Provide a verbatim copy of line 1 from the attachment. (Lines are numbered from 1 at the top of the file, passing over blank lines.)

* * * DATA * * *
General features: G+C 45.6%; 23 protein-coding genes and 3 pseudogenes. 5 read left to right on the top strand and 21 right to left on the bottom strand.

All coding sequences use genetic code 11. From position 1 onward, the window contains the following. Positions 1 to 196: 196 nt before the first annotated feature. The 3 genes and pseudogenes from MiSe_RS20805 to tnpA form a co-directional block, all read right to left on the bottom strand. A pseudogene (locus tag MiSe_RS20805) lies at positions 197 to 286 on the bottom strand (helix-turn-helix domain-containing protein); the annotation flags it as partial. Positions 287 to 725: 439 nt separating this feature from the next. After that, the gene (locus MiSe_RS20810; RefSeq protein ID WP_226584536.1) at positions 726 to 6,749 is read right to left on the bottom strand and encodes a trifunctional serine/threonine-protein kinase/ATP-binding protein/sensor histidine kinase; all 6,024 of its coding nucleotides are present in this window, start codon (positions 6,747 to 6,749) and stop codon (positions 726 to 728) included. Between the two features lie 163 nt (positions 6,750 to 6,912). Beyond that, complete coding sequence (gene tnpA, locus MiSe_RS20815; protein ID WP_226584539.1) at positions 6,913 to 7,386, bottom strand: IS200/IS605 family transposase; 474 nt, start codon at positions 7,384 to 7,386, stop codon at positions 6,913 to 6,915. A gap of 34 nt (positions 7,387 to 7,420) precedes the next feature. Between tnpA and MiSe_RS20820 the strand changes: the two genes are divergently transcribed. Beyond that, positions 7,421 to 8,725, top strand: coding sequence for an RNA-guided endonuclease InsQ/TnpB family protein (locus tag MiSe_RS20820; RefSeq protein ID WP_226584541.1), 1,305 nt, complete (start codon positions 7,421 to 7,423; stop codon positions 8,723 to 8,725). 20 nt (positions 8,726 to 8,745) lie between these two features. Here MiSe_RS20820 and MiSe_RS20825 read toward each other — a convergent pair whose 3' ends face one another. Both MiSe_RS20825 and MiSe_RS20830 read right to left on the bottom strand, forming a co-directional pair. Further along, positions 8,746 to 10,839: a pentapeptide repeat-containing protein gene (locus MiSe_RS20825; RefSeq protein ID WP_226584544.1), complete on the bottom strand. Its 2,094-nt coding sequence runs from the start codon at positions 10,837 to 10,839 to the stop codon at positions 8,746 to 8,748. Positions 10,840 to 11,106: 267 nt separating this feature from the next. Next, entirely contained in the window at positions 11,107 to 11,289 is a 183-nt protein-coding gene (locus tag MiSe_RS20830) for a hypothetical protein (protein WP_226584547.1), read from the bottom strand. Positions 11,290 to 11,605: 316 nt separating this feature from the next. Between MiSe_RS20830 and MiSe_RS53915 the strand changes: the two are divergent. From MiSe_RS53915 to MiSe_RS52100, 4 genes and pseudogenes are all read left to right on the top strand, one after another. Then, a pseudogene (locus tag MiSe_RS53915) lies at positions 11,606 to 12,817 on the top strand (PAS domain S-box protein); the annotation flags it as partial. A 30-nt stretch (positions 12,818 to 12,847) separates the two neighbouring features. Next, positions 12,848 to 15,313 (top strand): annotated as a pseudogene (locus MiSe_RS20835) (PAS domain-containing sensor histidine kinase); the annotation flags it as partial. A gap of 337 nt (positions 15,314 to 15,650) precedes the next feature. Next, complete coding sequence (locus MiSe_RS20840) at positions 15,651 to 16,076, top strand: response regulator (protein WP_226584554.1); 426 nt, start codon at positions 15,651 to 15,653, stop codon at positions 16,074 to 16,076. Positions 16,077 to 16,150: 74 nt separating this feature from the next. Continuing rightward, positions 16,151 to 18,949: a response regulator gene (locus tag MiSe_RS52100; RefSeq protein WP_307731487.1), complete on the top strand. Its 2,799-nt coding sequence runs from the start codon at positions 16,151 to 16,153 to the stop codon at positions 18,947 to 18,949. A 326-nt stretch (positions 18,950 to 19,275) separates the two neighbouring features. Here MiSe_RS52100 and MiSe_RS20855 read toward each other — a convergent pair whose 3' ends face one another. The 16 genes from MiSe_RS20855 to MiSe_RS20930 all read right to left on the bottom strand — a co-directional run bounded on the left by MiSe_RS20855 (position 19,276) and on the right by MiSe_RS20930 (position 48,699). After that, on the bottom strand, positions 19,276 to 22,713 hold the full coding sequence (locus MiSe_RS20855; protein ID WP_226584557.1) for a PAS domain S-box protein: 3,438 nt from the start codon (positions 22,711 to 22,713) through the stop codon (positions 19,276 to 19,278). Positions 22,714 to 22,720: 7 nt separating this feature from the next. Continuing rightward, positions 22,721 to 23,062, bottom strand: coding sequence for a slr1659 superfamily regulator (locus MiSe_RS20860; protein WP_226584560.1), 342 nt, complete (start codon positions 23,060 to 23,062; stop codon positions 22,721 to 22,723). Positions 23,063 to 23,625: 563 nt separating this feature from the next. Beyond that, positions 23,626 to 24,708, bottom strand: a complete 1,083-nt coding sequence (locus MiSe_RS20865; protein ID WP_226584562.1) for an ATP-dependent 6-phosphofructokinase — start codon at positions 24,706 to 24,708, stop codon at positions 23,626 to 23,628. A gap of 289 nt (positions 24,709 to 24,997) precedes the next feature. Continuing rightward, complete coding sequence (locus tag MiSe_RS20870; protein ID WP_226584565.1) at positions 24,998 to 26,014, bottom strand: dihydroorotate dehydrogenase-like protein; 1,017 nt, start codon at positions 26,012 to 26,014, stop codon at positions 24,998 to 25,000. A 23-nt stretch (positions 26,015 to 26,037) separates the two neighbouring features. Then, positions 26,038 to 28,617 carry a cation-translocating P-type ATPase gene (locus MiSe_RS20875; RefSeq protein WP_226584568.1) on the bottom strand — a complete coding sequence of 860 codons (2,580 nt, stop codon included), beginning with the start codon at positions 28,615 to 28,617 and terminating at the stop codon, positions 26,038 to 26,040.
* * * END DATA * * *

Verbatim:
General features: G+C 45.6%; 23 protein-coding genes and 3 pseudogenes. 5 read left to right on the top strand and 21 right to left on the bottom strand.